The article provides a brief overview of recommendations provided in the guidance document dedicated to the licenses required for the parties involved in operations with medical devices.






The Health Sciences Authority (HSA), Singapore’s regulatory agency in the sphere of healthcare products, has published a guidance document dedicated to licensing manufacturers, importers, and wholesalers of medical devices. The document intended to provide additional clarifications regarding the regulatory requirements the parties involved in operations with medical devices should follow, as well as recommendations to be followed in this respect. At the same time, the document is non-binding and is not intended to introduce new rules or impose new obligations. The authority reserves the right to make changes to recommendations provided therein, should it be reasonably necessary to reflect the respective amendments to the underlying legislation, and also mentions that in case of any discrepancies with the provisions of the applicable regulations the latter should prevail. Recommendations contained in the present guidelines are based on the provisions of the Health Product Act. 


Regulatory Background

First of all, the authority states that according to the applicable legislation, any person who performs such activities in Singapore:

  • Manufacture of medical device(s);
  • Import of medical device(s);
  • Supply by wholesale medical device(s);

Has to comply with the Health Product Act (Act), Health Products (Medical Devices) Regulations 2010 (Regulations), and any other applicable regulatory requirements.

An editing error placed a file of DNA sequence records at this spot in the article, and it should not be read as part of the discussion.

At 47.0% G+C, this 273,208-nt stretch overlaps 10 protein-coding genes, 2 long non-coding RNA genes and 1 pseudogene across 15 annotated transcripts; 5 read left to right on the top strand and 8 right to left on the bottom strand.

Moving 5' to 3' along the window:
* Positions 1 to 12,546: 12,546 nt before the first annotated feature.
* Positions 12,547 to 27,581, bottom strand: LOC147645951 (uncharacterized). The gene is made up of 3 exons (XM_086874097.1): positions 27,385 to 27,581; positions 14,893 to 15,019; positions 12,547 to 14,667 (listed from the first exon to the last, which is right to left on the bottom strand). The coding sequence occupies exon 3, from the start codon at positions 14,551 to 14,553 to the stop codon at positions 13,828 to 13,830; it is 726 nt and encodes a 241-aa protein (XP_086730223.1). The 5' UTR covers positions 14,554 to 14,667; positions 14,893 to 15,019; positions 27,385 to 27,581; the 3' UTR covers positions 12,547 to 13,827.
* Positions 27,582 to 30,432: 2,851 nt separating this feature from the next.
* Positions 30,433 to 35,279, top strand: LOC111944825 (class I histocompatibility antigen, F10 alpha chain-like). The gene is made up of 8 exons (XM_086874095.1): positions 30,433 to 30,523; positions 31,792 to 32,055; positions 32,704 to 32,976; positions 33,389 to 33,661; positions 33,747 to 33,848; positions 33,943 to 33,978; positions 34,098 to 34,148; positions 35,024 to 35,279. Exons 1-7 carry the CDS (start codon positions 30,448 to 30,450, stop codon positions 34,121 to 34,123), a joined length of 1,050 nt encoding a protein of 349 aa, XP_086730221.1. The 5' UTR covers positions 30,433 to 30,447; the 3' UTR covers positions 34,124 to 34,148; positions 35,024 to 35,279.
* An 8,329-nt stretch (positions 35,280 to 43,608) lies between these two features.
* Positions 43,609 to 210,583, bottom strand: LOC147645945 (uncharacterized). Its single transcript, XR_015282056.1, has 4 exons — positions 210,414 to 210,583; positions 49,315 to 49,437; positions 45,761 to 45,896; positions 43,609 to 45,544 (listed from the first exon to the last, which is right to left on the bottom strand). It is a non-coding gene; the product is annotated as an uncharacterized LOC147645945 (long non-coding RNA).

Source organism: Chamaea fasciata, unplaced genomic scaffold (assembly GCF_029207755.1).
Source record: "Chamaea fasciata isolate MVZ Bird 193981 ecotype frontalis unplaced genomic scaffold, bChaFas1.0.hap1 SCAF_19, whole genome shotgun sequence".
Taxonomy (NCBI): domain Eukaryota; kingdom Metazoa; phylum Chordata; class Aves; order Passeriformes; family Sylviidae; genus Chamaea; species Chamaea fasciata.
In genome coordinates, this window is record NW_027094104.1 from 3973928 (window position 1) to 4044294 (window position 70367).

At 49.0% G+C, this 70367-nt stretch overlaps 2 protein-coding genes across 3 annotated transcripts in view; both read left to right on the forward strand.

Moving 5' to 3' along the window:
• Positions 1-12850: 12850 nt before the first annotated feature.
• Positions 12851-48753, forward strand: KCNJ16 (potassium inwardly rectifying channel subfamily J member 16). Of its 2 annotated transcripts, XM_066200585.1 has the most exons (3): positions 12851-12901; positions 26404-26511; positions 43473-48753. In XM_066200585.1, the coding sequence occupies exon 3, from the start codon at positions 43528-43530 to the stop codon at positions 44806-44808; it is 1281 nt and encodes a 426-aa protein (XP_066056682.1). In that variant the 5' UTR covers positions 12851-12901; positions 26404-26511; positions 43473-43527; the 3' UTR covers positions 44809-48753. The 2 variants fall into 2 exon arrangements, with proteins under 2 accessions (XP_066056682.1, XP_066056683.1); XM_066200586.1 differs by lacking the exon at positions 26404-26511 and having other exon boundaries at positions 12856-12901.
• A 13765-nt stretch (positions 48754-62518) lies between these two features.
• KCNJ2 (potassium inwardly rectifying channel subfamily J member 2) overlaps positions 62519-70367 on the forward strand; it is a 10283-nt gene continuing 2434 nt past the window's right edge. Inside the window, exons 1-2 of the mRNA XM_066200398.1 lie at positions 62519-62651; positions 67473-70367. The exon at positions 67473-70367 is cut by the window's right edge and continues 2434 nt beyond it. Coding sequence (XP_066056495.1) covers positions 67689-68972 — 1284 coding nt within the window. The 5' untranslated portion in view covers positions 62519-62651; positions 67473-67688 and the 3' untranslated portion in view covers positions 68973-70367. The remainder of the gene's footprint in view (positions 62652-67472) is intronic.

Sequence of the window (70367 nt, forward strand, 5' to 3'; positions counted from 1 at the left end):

As further explained by the authority, licensing regime introduced under the applicable legislation is intended to:

  • Ensure the authority is aware of any entities involved in regulated activities undertaken in the country; and
  • Ensure that the said entities are fully compliant with the respective regulatory requirements including, inter alia, the ones related to record-keeping or post-marketing surveillance and field safety corrective actions (FSCA). 

As it was mentioned before, the scope of the guidance covers such activities as manufacturing, import, and supply (wholesale) of medical devices allowed for marketing and use in Singapore. 





To assist medical device manufacturers and other parties involved in interpreting provisions of the applicable regulations, the document provides definitions of the most important terms and concepts used in the context of establishment licensing. The terms defined in the guidance include, inter alia the following ones:

  • Premises means any location that is used for activities dealing with medical devices, including storage, manufacture, etc;
  • Product owner about a health product means a person who – 
    • Supplies the health product under his name, or under any trade mark, design, trade name, or other name or mark owned or controlled by him and 
  • Is responsible for designing, manufacturing, assembling, processing, labeling, packaging, refurbishing, or modifying the health product, or for assigning to it a purpose, whether those tasks are performed by him or on his behalf;
  • Registrant means the person who applied for and obtained the registration of the health product under [the] Act.